Last month, contributing reporter David Frazier wrote an article (“Fighting fake culture,” April 17, page 11) about the commercialization of culture parks like Huashan 1914 Creative Park and Songshan Culture Creative Park. Nominally set up to provide space for artists to create and be inspired, they are now dominated by large organizations that have turned them into, as Frazier wrote, “cultural shopping malls.”
Fortunately, there’s been somewhat of a smaller countermovement. Nine days after Frazier’s article was published, dozens of expat and local artists gathered at Huashan for a live painting event alongside live music and a generous sale of sangrias and craft beers. Called Artists Break the Mold 3, it was hosted by the Red Room group, a Taipei-based non-profit that aims to bring together the creative community by hosting regular events.
The artwork produced that day has since been displayed on a rotating basis at Huashan and The Escape Artist, a restaurant-come-live painting venue. On Sunday, there will be a closing reception at The Escape Artist, where the artwork will be auctioned off to the Chokgyur Lingpa Foundation’s Earthquake Relief Fund to help victims of the recent Nepal earthquake.
Photo Courtesy of Red Room
FOSTERING THE CREATIVE GENE
The idea behind Artists Break the Mold originated in July 2009 when Red Room members responded to the devastation caused by Typhoon Morakot. They pulled together a group of artists and musicians for a similar live painting event named Artists Beat the Flood, and donated the proceeds to the relief effort. Last year, Red Room’s former coordinator Manav Mehta revived the idea with Artists Beat the Flood 2.
“Creation needs an audience. We are simply making that possible; the rest is magic,” says Roma Mehta, the current Red Room coordinator. The idea, she says, is to provide “a space for the creative energy in each of us to flow naturally.”
Photo Courtesy of Red Room
Mehta adds that last year’s response was particularly encouraging and that they plan to continue organizing such events on a yearly basis. What sets Artists Break the Mold apart is the level of interaction between artist and viewer — something which is hard to mimic at a typical gallery exhibition.
“It is so unlike walking into an art gallery and viewing a finished painting on a wall,” Mehta says. “It’s inspiring to observe the artist transfer his or her thoughts onto a blank canvas and watch the visual story unfold.”
Moreover, such interaction is meant to provide a much-needed dialogue and spark inspiration, thereby fending off the “fake culture” of commercialized artistic endeavors.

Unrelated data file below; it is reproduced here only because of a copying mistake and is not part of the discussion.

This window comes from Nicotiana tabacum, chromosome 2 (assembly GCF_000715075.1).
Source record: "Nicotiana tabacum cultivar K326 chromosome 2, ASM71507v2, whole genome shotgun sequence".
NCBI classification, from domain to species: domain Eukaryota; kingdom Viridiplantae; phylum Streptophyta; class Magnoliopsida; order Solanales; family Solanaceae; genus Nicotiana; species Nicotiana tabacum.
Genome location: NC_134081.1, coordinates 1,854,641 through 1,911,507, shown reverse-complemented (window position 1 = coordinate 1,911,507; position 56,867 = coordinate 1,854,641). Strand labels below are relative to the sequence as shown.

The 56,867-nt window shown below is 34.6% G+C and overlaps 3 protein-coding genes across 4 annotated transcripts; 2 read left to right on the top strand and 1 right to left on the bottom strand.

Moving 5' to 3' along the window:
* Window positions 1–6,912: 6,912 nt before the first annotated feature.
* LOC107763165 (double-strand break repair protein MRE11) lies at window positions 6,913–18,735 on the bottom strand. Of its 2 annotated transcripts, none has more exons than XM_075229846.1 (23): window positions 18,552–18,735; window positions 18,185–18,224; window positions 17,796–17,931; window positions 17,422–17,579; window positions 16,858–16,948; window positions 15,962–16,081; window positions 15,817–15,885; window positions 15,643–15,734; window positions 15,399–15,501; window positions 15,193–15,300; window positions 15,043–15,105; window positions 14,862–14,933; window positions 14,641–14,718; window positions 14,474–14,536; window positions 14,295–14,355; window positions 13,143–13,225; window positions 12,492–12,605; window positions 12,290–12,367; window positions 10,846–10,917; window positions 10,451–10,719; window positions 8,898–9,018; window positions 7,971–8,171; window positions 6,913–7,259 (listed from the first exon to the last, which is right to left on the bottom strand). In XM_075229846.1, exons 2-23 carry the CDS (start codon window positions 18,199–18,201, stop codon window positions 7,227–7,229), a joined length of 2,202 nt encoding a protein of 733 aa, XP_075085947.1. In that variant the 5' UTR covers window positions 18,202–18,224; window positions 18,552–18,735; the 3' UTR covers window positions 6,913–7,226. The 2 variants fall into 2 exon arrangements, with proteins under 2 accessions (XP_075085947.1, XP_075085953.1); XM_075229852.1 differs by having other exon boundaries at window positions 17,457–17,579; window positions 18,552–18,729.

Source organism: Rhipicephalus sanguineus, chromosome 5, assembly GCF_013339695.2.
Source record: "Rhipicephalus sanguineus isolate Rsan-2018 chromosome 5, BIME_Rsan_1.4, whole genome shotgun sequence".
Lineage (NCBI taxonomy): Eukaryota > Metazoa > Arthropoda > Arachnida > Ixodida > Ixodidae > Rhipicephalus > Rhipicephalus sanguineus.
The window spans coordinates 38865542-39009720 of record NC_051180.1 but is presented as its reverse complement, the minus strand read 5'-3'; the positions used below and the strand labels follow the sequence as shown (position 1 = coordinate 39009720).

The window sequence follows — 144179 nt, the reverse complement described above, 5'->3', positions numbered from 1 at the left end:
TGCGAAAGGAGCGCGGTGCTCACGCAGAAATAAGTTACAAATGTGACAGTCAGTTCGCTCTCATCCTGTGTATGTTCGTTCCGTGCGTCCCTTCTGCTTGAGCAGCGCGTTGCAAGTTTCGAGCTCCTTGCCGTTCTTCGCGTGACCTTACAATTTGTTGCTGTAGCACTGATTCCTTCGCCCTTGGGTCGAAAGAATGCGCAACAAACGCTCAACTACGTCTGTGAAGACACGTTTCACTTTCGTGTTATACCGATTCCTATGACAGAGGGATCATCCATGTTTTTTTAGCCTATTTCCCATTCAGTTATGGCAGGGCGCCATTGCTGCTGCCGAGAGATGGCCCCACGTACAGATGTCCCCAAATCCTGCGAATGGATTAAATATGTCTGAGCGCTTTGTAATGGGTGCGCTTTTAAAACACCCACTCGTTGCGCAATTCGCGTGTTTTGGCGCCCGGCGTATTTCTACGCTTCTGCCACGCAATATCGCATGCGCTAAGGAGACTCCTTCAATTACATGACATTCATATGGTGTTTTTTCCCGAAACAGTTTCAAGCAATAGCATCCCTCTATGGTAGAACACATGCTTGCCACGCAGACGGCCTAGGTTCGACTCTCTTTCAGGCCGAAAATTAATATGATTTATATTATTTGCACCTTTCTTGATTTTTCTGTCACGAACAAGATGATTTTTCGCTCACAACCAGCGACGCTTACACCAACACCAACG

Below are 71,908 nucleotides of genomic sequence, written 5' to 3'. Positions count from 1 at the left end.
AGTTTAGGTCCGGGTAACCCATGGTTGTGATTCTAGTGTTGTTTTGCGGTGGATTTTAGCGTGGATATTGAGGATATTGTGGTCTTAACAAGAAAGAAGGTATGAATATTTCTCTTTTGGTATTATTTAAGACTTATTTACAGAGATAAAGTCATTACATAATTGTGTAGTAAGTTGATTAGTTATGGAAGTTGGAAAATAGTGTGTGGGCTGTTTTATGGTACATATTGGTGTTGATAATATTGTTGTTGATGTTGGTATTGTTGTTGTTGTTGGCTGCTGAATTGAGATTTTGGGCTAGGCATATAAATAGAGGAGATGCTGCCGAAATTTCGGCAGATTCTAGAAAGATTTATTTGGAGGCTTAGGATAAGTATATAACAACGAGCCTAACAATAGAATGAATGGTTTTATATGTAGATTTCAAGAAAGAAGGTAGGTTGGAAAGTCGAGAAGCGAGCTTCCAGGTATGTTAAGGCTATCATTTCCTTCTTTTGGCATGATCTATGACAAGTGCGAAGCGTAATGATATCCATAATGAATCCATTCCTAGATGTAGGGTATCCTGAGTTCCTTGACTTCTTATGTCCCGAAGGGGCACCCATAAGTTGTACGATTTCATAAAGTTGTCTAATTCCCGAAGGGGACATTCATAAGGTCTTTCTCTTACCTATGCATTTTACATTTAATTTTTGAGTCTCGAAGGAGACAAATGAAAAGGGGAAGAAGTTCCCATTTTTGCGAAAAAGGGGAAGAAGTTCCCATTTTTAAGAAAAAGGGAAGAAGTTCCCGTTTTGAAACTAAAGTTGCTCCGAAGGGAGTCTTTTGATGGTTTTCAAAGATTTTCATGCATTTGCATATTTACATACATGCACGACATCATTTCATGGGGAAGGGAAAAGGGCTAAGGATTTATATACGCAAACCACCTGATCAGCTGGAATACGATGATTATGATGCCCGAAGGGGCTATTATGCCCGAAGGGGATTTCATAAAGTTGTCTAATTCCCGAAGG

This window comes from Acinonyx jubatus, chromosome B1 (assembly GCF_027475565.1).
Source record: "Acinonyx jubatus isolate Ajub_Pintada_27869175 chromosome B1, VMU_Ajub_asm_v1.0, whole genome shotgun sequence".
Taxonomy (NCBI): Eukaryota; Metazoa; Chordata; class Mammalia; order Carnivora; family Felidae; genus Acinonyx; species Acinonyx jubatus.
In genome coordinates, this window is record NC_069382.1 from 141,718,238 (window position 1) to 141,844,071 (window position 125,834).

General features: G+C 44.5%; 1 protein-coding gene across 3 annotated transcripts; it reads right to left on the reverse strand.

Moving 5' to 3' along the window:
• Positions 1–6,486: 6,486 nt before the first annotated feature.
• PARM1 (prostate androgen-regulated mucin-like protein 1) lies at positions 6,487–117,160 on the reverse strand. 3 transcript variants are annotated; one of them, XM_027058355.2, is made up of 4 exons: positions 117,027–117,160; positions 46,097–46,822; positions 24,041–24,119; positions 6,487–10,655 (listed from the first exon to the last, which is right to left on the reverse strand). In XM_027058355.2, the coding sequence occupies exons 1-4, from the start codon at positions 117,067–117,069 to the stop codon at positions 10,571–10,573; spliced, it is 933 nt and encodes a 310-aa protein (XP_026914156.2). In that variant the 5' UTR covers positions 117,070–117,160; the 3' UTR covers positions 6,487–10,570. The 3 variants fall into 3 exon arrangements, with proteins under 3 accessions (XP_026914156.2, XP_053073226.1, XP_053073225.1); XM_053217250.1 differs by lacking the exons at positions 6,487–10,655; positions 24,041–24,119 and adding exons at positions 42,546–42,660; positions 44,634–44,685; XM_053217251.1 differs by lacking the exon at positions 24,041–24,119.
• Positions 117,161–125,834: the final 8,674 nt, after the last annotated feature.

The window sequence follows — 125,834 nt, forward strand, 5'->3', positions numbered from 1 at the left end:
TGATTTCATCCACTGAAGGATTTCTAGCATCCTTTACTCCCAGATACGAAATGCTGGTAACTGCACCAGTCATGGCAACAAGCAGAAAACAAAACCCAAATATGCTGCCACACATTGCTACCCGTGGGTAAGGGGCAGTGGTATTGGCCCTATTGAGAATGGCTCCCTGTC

Photo Courtesy of Red Room
All participating artists will be at Sunday’s closing reception and viewers are encouraged to mingle and converse with them. Those who wish to paint can do so, as brushes, paints and easels will be provided. Of course, there will also be wine, sangria and snacks.
“Amateurism is celebrated,” Mehta says. “It’s important to nourish the creative gene in all of us.”
Dear readers: The Compass Taichung International Food and Music Festival in Taichung, reported in yesterday’s page 12 and originally slated to take place tomorrow and Sunday, has been canceled due to expected heavy rain. The festival has been moved to September.
What: Artists Break the Mold 3: Closing reception
When: Sunday from 4:30pm to 9pm
Where: The Escape Artist, 68, Wenchang St, Taipei City (台北市文昌街68號)
Admission: NT$350 including drinks and snacks, NT$1,000 for on-the-spot painting, including paints, brushes and an easel
On the net: www.facebook.com/events/104994423166383
For tourists visiting Hualien, Taroko National Park (太魯閣國家公園) is the first order of business. But if you find yourself in the city with half a day to spare — your train back to Taipei will leave mid-afternoon, say — it’s hardly worth busing out to Taroko Gorge. Instead, borrow or rent a bicycle or a scooter, or hail a cab, and set out for one of these attractions. At only one of these places is there an admission charge. CISINGTAN SCENIC AREA A literal translation of Cisingtan (七星潭) would be “Seven Stars Pond,” but there’s no pond here, just the vast Pacific
The remake of Mulan struck all the right chords to be a hit in the key Chinese market. Disney cast beloved actor Liu Yifei (劉亦菲) as Mulan and removed a dragon sidekick popular in the animated original to cater to Chinese tastes. Still, the movie drew decidedly mixed reviews after its coronavirus-delayed release in China last week, with thousands panning it online. The movie was rated 4.9 out of 10 by more than 165,000 people on Douban, a leading Web site for film, book and music ratings. Negative comments and jokes about the film outnumbered positive reactions on social media. Mulan has
Sept. 21 to Sept. 27 If word got out that you were planning a wedding during the Martial Law era, the “Committee for the improvement of Folk Customs” (改善民俗實踐會) might knock on your door. Each borough in Taipei had at least one “agent” who kept a pulse on community happenings. They would visit the family planning the wedding with a letter from the mayor, touting the benefits of being frugal and not wasting money on lavish ceremonies, even encouraging the families to donate money for scholarships. The authorities also discouraged them from hiring musicians and dancers, who were often loud and
Every day before she starts her shift at a government hospital in Singapore, Farah removes her hijab — the Islamic veil she has worn since a teenager. Although minority Muslim women can freely wear the hijab in most settings in Singapore, some professions bar the headscarf — and a recent case has triggered fresh debate on diversity and discrimination in the workplace. Now Farah has joined a growing number of Muslims — who account for about 15 percent of Singapore’s 4 million resident population — calling for the ban to end, with an online petition gathering more than 50,000 signatures. “They told me